Widow Deborah Stratton needs a temporary fiancé to keep her father from forcing her to return home or marrying her to her cousin. Lord Richard Kestrel, sees a chance to win the fascinating woman hes since his disastrous offer the year before to make her his mistress.
In this second entry in her Bluestocking Brides trilogy, Nicola Cornick delivers another charming tale of love and intrigue in early 19th Century Suffolk. Richard is a spy, and soon he and Deb are caught up in they mystery of identifying the traitor in the Midwinter Villages, while Deb battles her desire for Richard, certain the secret she hides makes her unworthy to remarry.
Ms. Cornick's books are always an enjoyable read, and this one is no different from her delightful characters, believable setting, and page-turning pacing to the clever subplots running through the series. Without overwhelming minutiae, the author recreates the period and its society through small details and language. The romance itself is lovely the conflict is believable, and true to the period.Very highly recommended for those who love Georgian period romance.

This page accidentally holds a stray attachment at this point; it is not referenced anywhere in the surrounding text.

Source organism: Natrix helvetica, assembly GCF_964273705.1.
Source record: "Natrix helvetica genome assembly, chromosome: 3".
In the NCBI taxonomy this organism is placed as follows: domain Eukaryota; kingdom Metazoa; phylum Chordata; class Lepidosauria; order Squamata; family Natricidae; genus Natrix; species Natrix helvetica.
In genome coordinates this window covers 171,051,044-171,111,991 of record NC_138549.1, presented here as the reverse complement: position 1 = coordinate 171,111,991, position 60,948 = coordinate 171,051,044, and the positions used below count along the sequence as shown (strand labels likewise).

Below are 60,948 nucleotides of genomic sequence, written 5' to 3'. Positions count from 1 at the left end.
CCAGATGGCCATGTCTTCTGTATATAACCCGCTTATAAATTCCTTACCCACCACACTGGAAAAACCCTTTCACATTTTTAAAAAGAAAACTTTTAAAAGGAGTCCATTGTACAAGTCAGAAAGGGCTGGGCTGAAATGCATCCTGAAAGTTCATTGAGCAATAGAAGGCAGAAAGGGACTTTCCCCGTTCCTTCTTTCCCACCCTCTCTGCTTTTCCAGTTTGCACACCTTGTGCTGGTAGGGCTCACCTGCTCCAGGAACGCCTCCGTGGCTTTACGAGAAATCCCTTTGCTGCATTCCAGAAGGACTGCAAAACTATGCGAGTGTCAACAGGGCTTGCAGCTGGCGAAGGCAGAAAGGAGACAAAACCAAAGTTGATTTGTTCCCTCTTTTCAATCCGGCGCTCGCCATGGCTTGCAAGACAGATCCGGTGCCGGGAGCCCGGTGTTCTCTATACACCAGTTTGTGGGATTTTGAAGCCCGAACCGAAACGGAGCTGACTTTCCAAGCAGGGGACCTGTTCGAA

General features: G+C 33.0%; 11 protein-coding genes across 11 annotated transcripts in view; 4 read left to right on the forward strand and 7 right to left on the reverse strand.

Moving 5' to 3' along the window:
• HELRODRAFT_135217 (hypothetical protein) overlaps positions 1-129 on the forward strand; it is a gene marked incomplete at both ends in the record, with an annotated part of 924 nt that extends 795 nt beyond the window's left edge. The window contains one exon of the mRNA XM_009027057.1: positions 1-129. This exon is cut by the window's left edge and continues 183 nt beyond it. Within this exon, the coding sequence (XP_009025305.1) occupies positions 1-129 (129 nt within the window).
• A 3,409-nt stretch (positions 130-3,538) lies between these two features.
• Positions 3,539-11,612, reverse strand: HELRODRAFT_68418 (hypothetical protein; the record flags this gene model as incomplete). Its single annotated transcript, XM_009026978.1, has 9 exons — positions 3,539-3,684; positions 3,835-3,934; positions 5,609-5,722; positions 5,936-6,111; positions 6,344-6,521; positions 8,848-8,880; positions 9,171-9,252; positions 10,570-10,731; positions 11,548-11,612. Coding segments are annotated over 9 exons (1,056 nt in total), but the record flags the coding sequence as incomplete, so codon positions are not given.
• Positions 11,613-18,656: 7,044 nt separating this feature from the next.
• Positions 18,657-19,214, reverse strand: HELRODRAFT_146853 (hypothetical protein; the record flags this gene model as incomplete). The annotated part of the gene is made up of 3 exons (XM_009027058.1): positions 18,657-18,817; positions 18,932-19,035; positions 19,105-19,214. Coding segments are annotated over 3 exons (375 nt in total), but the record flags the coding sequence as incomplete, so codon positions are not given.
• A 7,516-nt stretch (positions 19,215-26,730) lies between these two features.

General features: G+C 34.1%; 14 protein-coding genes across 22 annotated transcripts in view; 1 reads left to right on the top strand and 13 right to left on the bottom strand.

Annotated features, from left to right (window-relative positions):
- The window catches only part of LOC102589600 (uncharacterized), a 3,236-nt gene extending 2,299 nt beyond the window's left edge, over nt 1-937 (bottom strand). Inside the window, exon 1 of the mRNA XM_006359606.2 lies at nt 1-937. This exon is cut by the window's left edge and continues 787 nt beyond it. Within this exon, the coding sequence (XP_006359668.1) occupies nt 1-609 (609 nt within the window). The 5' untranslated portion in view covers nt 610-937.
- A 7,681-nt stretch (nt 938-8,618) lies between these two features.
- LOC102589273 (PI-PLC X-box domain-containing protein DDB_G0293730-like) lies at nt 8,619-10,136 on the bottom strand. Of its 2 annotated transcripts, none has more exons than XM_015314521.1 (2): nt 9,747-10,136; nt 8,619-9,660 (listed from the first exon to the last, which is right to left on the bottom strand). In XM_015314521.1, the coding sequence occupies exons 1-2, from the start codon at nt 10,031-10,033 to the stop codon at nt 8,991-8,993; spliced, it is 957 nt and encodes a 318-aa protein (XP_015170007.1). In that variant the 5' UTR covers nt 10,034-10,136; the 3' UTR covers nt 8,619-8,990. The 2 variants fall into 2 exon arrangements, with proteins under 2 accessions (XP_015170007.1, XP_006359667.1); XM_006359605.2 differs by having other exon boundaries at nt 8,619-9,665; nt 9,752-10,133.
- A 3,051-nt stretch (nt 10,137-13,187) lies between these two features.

© Teresa Eckford, 2006
This review first appeared in the February 2006 issue of The Historical Novels Review